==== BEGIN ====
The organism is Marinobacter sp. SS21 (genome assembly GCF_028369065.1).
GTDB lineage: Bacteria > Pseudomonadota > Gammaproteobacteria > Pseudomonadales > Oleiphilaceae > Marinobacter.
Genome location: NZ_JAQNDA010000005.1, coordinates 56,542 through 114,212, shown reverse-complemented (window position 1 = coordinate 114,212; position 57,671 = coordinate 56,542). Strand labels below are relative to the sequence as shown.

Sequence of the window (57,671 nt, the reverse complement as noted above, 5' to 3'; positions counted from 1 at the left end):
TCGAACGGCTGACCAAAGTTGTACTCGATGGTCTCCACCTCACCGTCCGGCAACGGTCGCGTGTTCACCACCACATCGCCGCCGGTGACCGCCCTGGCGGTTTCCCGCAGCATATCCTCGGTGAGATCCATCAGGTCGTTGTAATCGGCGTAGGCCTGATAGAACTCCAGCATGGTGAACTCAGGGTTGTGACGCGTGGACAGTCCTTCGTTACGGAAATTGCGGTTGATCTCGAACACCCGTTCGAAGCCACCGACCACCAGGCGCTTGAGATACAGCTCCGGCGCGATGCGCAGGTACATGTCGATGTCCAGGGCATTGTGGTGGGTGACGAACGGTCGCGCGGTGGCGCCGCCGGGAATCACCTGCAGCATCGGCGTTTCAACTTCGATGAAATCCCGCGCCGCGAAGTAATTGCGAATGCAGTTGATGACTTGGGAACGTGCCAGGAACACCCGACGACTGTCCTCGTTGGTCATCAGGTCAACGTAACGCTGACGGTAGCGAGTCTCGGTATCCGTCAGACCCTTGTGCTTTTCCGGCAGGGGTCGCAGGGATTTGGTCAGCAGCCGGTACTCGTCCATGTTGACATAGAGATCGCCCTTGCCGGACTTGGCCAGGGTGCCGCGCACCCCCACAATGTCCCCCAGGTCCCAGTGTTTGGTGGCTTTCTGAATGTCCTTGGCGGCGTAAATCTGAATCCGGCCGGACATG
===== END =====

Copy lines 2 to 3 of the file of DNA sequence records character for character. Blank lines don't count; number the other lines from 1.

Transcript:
GTDB lineage: Bacteria > Pseudomonadota > Gammaproteobacteria > Pseudomonadales > Oleiphilaceae > Marinobacter.
Genome location: NZ_JAQNDA010000005.1, coordinates 56,542 through 114,212, shown reverse-complemented (window position 1 = coordinate 114,212; position 57,671 = coordinate 56,542). Strand labels below are relative to the sequence as shown.